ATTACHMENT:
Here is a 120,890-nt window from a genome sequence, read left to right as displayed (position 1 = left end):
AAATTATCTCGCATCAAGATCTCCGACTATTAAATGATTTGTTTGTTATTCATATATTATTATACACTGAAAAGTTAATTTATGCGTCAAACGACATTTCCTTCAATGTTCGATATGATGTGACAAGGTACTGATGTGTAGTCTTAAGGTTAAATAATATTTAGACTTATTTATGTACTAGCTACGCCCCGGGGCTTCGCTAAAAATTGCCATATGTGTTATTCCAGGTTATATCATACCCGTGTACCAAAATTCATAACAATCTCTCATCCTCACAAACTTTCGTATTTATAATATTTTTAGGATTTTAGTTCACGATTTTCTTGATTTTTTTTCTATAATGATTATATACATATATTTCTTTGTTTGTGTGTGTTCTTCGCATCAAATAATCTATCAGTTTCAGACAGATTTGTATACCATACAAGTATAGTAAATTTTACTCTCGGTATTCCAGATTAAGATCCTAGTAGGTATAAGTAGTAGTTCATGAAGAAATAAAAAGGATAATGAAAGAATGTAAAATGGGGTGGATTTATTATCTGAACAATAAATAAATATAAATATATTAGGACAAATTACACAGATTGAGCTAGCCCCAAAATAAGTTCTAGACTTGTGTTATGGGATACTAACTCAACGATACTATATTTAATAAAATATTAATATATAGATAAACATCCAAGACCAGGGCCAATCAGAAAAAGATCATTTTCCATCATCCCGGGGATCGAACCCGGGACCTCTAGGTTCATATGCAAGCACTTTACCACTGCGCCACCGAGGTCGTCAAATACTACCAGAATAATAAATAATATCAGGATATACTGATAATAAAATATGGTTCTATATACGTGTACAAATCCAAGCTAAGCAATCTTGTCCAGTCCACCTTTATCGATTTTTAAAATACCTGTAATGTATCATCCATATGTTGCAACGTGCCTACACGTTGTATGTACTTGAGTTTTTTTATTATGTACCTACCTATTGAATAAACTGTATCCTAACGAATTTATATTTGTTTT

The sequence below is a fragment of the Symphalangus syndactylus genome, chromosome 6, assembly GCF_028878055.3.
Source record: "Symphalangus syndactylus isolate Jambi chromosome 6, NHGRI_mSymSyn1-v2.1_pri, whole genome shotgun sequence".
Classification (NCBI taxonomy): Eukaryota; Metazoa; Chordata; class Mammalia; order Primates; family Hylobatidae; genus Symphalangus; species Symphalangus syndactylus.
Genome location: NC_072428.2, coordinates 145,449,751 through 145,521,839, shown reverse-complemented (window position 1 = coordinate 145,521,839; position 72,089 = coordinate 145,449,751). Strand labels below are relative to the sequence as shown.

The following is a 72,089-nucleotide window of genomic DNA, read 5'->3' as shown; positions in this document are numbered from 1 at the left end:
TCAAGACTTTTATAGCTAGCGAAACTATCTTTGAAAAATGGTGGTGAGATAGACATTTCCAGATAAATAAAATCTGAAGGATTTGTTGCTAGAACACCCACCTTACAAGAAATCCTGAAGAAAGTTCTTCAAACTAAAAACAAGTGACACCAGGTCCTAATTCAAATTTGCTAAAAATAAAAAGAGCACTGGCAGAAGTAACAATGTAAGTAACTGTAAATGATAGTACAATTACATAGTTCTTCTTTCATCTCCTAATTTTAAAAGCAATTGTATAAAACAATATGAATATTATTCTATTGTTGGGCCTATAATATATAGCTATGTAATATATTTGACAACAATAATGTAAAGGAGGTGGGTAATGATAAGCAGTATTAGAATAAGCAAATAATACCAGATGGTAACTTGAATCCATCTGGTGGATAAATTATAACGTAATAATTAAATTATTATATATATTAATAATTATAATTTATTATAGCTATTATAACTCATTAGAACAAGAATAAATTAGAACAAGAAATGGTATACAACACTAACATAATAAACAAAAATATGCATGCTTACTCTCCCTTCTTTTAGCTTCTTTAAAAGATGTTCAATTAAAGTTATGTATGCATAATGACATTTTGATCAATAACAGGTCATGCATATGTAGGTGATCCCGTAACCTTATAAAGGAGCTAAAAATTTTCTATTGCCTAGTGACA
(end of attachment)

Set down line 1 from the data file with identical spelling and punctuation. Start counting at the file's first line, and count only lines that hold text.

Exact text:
Here is a 120,890-nt window from a genome sequence, read left to right as displayed (position 1 = left end):